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Facing the Facts about Suicide, One Christian’s Response.

 

The deaths of Anthony Bourdain and Kate Spade have unfortunately brought into focus the alarming rise in suicide among Americans. I have to admit Bourdain’s suicide caught me off guard. I have always admired his ability to bring people together over food. I have appreciated his snarky attitude, and his uncanny ability to expand our understanding and appreciation of other cultures through the most common and intimate interactions we humans can have, breaking bread together. In the past several years, I have had the opportunity to travel the globe, particularly in the area of helping Christian missionaries and relief workers learn to manage stress. One of my pre-travel rituals was to Google his show “Parts Unknown” to see if he had been where I was headed. His shows on Israel and the West Bank, the Congo, and Chaing Mia, Thailand helped me have a little better understanding of some the places I have visited, cultures I have been exposed to, and food that I have tasted.

He had his demons, as we all do, The Center for Disease Control released their most recent findings last week and reported that in 2016, nearly 45 thousand people committed suicide, the most shocking statistic was a dramatic 30% increase in suicides since 1999. Another disarming fact is more than half of the people who died from suicide, 54% did not have any known mental health condition.  Click here for the CDC’s Visual Fact Sheet, which provides some excellent ideas for suicide education and prevention. You will also want to check out the CDC’s Vital Fact Sheet.

In over 35 years of clinical practice, I have three former clients that ended their life by suicide. Also, in my work as a Crisis Response Specialist, I have provided post-suicide services for businesses and governmental agencies that have lost team members to suicide. In the past year, I have been involved with 8 post-suicide incidents in New Mexico.

Tim Clinton is the President of the American Association of Christian Counseling, and one of my former professors authored a timely and sensitive article which, in my opinion, addresses suicide from a Christian behavioral perspective with compassion and clarity. This next portion is from an article he published a few years ago.

Some have described suicide as the permanent solution for a temporary problem.  From my perspective as a Christian Mental Health Professional, suicide is not permanent and solves absolutely nothing. I believe that one of the unique things about being human is that we are not like other creatures because we are created in God’s image, and therefore, we are immortal beings with responsibility and accountability beyond our existence on this earth.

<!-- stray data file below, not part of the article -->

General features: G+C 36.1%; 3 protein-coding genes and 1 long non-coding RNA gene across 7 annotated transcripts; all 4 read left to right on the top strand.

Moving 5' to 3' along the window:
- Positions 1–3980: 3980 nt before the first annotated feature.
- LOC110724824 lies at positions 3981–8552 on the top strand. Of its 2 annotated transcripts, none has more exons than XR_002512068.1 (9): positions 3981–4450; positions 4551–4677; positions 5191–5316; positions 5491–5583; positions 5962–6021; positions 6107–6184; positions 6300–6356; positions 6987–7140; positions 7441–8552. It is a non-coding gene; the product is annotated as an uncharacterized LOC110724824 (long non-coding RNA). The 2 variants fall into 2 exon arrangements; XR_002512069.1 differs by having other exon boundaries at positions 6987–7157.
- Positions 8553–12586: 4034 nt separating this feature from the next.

In reality, suicide is a selfish action taken against oneself to eliminate what is perceived as unrelenting pain. It is the tragic and lethal culmination of a psychological process that results from unresolved events that create depression and hopelessness. What we know from people who survived suicide attempts is that often they cannot see any hope that the future will be different from the painful past or present. While more around 54% of individuals who choose suicide do not have any type of mental health disorder, people who end their lives are generally burdened by many seeming unresolvable events or problems. Feeling overwhelmed and de-energized and without any more coping skills and the help of friends, professional assistance, or loved ones, these overwhelming, unresolved burdens grow heaver until the weight becomes unbearable and the individual is weakened to the point of hopeless, bleak, despair.  The problem is not that such despairing people want to die; it is they don’t feel they have the power to live.

A Biblical Response to Suicide

A biblical understanding of God and life inspires hope while it diminished despair. Every human being will suffer whether a child of God or not. A believer’s knowledge and love for God gives hope that suffering is never without a purpose. So rather than curse and blame God for the troubles of life, we choose to live by faith in Him.

All too often in the church, believers are unresponsive to their brothers and sisters who struggle in their faith, and sometimes too busy to involve themselves in the lives of their neighbors. It is the responsibility of mature believers to be sensitive to the needs of those around them and to encourage and to support those who are struggling gently. In doing so, they assist others in carrying their burdens (Galatians 6:1-3) and so fulfill the Law of Christ which is to love God and one’s neighbor (Matthew 22:37-40). The church can be a safe place where people can talk about their problems, build trust, and learn from each other. Isolation, whether initiated by someone who is struggling or by those too busy too care, only heightens the possibility that thoughts about and attempts at suicide will occur.

When a person is struggling with despair, depression, a break-up, and indeed when someone admits to having thoughts of taking his or her own life, then professional help is needed. It is the responsibility of the caring friend, not to carry the burden alone, but to take action to make sure that the friend gets help quickly. (http://timclinton.com/articles/17/suicide/).